By; BUHARI B. BELLO, Jos
The trial of a former Governor of Plateau State, Jonah Jang, continued with the Economic and Financial Crimes Commission (EFCC), presenting more witnesses against him and Yusuf Gyang Pam, a cashier of the office of the Secretary to the State Government.
They are being prosecuted on a 12-count charge bordering on misappropriation of state funds to the tune of N6.3 billion.
They are alleged to have been complicit in the fraudulent diversion of special funds released by the Central Bank of Nigeria (CBN), for disbursement to small and medium enterprises in the state, under the Micro, Small and Medium Enterprises Development Funds (MSMEDF), two months to the end of Jang’s tenure in 2015.
Testifying as a prosecution witness, Tapchi Yakubu Tashok, a staff of Zenith Bank Plc Jos main branch, while being led in evidence by Rotimi Jacobs, SAN, admitted to knowing Pam.
She said: “I know the second defendant as the cashier of the cabinet office, and he is the one that always comes to the bank for huge withdrawals, and when he comes they will confirm the tendered cheques while they proceed to process his payment.
“Once there is no much cash available to accommodate the withdrawal, they source from other branches and sometimes have to seek approval to withdraw from the CBN.
“If the withdrawal involves a huge sum, we go to the CBN to move it with the bullion van from the CBN to our branch; we offload and ascertain that the cash is complete, we then go ahead, and debit the transaction, while he signs.
“He mostly usually comes around with Hilux van and escort to convey the cash from the loading bay.”
She further testified in her evidence-in-chief that the said withdrawals were made on April 7, 8, 9, and sometimes around March 2015.
Under cross-examination by Mike Ozekhome, SAN, counsel for Jang, she told the court that she never had any dealings with the first defendant, and had never seen him during any such withdrawal from her branch.
When asked if she knew how many bank accounts the Plateau State Government was operating, she said, “it is outside my schedule”.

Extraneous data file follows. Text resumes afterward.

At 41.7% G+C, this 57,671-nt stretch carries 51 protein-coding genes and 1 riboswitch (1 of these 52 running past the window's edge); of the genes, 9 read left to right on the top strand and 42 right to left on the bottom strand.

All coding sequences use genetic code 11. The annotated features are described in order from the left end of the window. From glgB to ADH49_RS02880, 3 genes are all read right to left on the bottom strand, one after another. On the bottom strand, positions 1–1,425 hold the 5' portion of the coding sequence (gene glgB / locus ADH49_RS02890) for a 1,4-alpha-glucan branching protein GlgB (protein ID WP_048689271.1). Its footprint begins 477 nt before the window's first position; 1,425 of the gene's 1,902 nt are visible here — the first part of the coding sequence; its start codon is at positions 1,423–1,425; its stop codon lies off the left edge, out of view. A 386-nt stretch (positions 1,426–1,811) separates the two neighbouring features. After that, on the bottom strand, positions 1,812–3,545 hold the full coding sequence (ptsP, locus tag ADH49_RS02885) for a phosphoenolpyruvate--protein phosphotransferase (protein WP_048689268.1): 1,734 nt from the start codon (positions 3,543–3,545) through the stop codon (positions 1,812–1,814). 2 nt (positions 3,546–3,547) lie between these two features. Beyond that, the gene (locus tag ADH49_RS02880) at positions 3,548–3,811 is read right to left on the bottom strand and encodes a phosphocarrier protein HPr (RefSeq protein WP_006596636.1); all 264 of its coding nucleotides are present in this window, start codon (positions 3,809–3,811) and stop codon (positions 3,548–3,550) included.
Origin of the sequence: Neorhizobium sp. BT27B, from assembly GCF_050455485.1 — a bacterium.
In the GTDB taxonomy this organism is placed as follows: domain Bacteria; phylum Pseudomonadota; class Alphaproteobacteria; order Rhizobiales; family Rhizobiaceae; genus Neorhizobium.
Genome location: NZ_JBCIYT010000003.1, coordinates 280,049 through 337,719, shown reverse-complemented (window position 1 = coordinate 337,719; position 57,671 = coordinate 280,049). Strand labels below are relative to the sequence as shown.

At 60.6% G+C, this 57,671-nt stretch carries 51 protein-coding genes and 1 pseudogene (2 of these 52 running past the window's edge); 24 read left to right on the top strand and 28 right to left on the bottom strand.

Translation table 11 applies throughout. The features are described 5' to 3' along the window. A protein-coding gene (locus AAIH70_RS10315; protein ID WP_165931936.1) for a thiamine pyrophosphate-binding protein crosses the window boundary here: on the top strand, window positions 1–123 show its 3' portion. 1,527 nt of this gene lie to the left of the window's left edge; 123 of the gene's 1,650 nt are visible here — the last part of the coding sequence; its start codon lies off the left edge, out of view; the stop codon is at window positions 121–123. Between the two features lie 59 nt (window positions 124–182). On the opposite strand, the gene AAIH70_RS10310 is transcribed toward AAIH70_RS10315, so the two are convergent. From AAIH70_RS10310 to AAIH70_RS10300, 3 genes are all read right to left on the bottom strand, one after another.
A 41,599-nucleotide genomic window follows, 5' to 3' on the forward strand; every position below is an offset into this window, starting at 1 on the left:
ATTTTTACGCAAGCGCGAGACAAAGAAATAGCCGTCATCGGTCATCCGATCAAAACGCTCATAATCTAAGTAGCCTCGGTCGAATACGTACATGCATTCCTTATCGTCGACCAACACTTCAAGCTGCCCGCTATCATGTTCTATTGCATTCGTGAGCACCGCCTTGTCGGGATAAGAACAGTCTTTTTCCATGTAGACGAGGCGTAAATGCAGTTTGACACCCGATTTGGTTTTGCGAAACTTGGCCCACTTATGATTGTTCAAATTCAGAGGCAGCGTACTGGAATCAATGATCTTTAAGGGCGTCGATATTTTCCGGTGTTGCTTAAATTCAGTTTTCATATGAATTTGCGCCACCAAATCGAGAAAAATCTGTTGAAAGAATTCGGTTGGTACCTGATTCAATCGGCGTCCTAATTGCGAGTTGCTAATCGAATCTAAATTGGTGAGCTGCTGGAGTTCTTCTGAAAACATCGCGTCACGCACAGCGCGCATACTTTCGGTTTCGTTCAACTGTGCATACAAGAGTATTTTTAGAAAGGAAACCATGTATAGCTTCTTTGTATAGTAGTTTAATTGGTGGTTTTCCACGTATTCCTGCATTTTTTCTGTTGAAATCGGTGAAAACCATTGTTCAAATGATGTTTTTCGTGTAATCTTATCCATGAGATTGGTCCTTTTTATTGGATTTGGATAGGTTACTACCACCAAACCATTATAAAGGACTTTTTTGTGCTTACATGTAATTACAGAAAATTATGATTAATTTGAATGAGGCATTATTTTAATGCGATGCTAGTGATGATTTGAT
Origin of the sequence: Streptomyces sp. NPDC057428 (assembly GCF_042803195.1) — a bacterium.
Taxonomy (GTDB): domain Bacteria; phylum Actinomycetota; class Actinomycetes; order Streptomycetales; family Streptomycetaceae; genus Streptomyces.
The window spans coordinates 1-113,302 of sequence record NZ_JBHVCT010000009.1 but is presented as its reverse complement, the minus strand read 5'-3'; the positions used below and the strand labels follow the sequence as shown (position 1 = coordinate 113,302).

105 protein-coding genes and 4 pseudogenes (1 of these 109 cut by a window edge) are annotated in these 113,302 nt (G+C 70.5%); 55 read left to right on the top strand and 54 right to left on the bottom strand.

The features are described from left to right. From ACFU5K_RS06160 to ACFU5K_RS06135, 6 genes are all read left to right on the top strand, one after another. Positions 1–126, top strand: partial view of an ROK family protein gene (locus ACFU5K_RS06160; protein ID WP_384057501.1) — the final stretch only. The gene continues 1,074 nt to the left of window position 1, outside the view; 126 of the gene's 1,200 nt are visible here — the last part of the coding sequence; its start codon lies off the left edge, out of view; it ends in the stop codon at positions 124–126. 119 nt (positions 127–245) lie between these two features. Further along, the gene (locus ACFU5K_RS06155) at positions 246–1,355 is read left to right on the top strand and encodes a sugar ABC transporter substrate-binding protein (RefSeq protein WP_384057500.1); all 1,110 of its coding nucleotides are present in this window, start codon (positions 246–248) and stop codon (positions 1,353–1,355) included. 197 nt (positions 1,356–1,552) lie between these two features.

The defence, thereafter, sought to tender her statement as evidence, which was admitted by the Court as Exhibit D4.
The prosecution then presented another witness, Boyi Sauki Kiakau, the Accountant General during the tenure of Jang.
Led in evidence by Jacobs, he told the court that the manager of Zenith Bank Plc told him about the credit of N2 billion, and demanded that he provides the account details that has been opened for the said money.
He said: “He authorized him in writing to transfer the said sum after he was confronted with an authorization letter and directive from the Governor that the money be transferred to the Project One account.
“I received a directive from the Governor through the Commissioner of Finance to borrow the funds to finance some classified expenditure.
“I also received another approval from the office of the SSG through the Commissioner of Finance to release the said fund and I thereafter raised a mandate to the bank to remit the sum of N2 billion to the office of the SSG, and the money was remitted in tranches.”
Jacobs then confronted the witness with some documents, including: a copy of approval made by the Governor to borrow the fund from the CBN; an instruction to the bank to transfer the account to PLASMEDA account and a counter transfer approval to transfer the money from PLASMEDA account to the Project 1 account; a request note that the said money was to be used for a classified purpose.”
The witness identified the documents and it was thereafter admitted in evidence as Exhibits P36 – P39, after no objections were raised by any of the defence counsels.
Jacobs further asked the witness if he had anything to do with the state’s Universal Basic Education Board.